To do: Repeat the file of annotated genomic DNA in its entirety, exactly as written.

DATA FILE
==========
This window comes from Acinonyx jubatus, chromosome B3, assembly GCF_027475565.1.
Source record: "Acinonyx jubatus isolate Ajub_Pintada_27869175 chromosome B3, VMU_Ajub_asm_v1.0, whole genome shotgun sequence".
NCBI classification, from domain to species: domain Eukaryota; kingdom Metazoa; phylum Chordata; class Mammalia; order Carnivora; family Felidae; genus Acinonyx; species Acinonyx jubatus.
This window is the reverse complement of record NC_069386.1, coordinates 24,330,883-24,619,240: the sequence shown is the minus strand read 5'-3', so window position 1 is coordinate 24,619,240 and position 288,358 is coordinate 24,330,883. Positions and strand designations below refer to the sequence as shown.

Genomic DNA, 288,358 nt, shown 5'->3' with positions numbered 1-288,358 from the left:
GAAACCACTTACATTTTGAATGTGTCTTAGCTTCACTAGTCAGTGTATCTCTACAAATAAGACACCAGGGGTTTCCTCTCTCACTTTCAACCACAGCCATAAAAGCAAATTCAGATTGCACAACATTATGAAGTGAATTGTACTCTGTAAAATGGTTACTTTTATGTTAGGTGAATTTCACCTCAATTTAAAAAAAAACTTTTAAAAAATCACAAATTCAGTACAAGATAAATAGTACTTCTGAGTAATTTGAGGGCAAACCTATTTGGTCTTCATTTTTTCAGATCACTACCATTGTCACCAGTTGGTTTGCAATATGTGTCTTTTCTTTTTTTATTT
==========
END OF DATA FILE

This window comes from Acinonyx jubatus, chromosome B3, assembly GCF_027475565.1.
Source record: "Acinonyx jubatus isolate Ajub_Pintada_27869175 chromosome B3, VMU_Ajub_asm_v1.0, whole genome shotgun sequence".
NCBI classification, from domain to species: domain Eukaryota; kingdom Metazoa; phylum Chordata; class Mammalia; order Carnivora; family Felidae; genus Acinonyx; species Acinonyx jubatus.
This window is the reverse complement of record NC_069386.1, coordinates 24,330,883-24,619,240: the sequence shown is the minus strand read 5'-3', so window position 1 is coordinate 24,619,240 and position 288,358 is coordinate 24,330,883. Positions and strand designations below refer to the sequence as shown.

Genomic DNA, 288,358 nt, shown 5'->3' with positions numbered 1-288,358 from the left:
GAAACCACTTACATTTTGAATGTGTCTTAGCTTCACTAGTCAGTGTATCTCTACAAATAAGACACCAGGGGTTTCCTCTCTCACTTTCAACCACAGCCATAAAAGCAAATTCAGATTGCACAACATTATGAAGTGAATTGTACTCTGTAAAATGGTTACTTTTATGTTAGGTGAATTTCACCTCAATTTAAAAAAAAACTTTTAAAAAATCACAAATTCAGTACAAGATAAATAGTACTTCTGAGTAATTTGAGGGCAAACCTATTTGGTCTTCATTTTTTCAGATCACTACCATTGTCACCAGTTGGTTTGCAATATGTGTCTTTTCTTTTTTTATTT